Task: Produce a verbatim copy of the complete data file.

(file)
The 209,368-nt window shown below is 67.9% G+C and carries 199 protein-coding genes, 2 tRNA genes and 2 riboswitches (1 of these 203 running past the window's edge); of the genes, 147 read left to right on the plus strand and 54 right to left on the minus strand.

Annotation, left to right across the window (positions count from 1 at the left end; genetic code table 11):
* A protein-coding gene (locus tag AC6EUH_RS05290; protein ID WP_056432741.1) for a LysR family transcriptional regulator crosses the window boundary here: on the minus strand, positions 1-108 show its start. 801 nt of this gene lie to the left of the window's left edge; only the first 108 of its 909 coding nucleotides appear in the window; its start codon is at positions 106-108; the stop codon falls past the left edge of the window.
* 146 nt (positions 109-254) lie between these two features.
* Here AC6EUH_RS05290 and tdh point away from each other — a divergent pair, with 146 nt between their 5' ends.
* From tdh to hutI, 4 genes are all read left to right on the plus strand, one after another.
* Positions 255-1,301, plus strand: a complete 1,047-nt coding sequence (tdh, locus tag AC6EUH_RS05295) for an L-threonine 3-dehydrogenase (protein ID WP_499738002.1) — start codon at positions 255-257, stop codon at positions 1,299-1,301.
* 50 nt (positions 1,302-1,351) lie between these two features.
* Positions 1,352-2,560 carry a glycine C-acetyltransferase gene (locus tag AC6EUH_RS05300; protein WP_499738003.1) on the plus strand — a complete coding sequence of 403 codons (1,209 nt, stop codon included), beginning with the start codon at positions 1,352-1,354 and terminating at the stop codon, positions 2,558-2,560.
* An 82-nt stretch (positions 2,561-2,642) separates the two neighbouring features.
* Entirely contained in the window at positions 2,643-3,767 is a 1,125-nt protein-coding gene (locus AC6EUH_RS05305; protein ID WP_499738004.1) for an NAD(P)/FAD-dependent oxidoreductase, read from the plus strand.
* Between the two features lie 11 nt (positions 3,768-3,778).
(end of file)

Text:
The 209,368-nt window shown below is 67.9% G+C and carries 199 protein-coding genes, 2 tRNA genes and 2 riboswitches (1 of these 203 running past the window's edge); of the genes, 147 read left to right on the plus strand and 54 right to left on the minus strand.

Annotation, left to right across the window (positions count from 1 at the left end; genetic code table 11):
* A protein-coding gene (locus tag AC6EUH_RS05290; protein ID WP_056432741.1) for a LysR family transcriptional regulator crosses the window boundary here: on the minus strand, positions 1-108 show its start. 801 nt of this gene lie to the left of the window's left edge; only the first 108 of its 909 coding nucleotides appear in the window; its start codon is at positions 106-108; the stop codon falls past the left edge of the window.
* 146 nt (positions 109-254) lie between these two features.
* Here AC6EUH_RS05290 and tdh point away from each other — a divergent pair, with 146 nt between their 5' ends.
* From tdh to hutI, 4 genes are all read left to right on the plus strand, one after another.
* Positions 255-1,301, plus strand: a complete 1,047-nt coding sequence (tdh, locus tag AC6EUH_RS05295) for an L-threonine 3-dehydrogenase (protein ID WP_499738002.1) — start codon at positions 255-257, stop codon at positions 1,299-1,301.
* 50 nt (positions 1,302-1,351) lie between these two features.
* Positions 1,352-2,560 carry a glycine C-acetyltransferase gene (locus tag AC6EUH_RS05300; protein WP_499738003.1) on the plus strand — a complete coding sequence of 403 codons (1,209 nt, stop codon included), beginning with the start codon at positions 1,352-1,354 and terminating at the stop codon, positions 2,558-2,560.
* An 82-nt stretch (positions 2,561-2,642) separates the two neighbouring features.
* Entirely contained in the window at positions 2,643-3,767 is a 1,125-nt protein-coding gene (locus AC6EUH_RS05305; protein ID WP_499738004.1) for an NAD(P)/FAD-dependent oxidoreductase, read from the plus strand.
* Between the two features lie 11 nt (positions 3,768-3,778).